If you are a contractor, you know that even the best intentions can lead to mistakes, and sometimes they can be quite costly to repair. In these scenarios, whose insurance picks up the tab — yours or the homeowner's?
In all likelihood, it will be the contractor's liability insurance that is tapped first to repair any damages. This is why it is imperative for contractors to carry adequate insurance coverage to avoid being named a defendant in a civil suit.
Even if the situation doesn't involve litigation, failing to correct defective workmanship or other flaws can result in negative repercussions, e.g., one-star Yelp reviews or negative comments left on Angie's List. At the very least, a client who must use his or her homeowner's insurance to undo a contractor's damage is likely to bad-mouth the contractor to all and sundry.
Your reputation is everything when you are a contractor, which means that you must do all that you can to make it right after a mistake is made. Generally, it will be to your advantage to see that your client is satisfied even if it cuts into your profit margin a bit. But with sufficient insurance coverage in place, you should not have to come out-of-pocket much, if even at all.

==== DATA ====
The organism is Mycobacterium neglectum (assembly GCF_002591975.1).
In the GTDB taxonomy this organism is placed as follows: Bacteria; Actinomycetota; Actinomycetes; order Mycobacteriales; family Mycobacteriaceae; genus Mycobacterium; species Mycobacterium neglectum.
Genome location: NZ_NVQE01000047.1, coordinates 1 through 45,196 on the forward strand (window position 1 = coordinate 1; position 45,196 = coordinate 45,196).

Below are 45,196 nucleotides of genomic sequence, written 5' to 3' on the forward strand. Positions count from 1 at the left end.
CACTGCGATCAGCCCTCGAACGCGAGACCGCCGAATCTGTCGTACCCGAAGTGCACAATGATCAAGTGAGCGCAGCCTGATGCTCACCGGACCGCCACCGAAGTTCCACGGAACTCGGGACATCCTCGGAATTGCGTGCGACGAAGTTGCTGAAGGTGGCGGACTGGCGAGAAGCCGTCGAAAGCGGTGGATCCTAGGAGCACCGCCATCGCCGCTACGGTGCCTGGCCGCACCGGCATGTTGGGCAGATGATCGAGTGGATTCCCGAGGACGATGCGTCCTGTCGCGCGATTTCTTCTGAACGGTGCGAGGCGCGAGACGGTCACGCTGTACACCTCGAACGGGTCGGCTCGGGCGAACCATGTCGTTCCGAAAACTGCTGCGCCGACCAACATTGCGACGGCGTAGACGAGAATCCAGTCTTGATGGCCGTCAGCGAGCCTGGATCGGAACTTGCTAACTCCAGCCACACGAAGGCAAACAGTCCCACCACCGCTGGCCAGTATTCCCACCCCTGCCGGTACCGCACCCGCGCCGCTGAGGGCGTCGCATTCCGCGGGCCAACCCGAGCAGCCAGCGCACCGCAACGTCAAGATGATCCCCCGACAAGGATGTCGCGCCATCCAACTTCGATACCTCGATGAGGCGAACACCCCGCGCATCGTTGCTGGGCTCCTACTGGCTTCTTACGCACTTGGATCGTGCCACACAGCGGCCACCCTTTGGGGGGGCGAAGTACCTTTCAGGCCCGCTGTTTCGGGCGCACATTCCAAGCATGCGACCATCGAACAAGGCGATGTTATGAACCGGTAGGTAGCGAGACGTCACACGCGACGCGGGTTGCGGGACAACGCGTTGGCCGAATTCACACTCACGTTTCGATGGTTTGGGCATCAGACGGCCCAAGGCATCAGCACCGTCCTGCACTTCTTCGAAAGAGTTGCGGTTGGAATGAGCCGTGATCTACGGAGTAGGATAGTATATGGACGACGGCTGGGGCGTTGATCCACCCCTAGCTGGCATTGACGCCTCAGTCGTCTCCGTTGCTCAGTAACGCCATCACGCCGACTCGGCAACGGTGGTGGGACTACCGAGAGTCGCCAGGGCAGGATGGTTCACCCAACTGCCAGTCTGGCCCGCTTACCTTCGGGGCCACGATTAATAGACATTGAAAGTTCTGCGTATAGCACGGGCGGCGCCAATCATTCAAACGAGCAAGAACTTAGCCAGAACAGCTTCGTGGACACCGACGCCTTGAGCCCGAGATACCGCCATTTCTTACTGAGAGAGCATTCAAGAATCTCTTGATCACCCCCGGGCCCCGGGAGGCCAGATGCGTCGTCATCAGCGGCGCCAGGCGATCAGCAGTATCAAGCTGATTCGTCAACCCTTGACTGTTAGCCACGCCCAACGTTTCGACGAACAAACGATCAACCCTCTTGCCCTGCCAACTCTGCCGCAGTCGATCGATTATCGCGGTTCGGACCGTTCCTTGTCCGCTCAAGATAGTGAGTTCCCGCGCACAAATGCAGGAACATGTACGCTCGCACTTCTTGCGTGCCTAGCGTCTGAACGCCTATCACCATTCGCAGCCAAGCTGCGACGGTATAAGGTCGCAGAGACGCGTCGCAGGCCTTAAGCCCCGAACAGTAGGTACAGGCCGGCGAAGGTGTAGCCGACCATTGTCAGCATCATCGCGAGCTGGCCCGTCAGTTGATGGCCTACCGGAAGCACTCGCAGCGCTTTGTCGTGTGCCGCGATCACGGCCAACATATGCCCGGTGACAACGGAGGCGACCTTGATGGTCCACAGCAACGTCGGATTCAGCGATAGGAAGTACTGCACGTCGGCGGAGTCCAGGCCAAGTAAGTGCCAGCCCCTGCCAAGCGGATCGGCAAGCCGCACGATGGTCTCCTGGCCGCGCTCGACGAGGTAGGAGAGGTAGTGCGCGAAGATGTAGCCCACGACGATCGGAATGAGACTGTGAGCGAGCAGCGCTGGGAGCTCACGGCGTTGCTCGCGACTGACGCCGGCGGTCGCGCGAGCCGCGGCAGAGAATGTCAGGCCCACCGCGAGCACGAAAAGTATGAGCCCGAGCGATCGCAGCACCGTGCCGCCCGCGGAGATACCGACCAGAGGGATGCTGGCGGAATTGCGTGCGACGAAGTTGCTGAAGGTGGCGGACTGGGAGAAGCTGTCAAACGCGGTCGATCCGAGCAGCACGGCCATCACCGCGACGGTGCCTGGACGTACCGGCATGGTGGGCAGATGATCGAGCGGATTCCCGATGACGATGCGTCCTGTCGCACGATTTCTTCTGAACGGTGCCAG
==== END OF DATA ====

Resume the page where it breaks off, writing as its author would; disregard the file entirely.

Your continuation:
Contractors should review their liability insurance coverage annually to make sure that it will cover any errors or omissions. You may need to add coverage if it has been several years since you have put your plan in place.
If despite your best efforts you wind up embroiled in litigation with a homeowner over a job, it is always a good idea to get professional legal advice on how to best manage the matter.
Source: Succeed with Contractors, "Who Pays for Construction Mistakes in Your Home Project?," accessed Nov. 10, 2017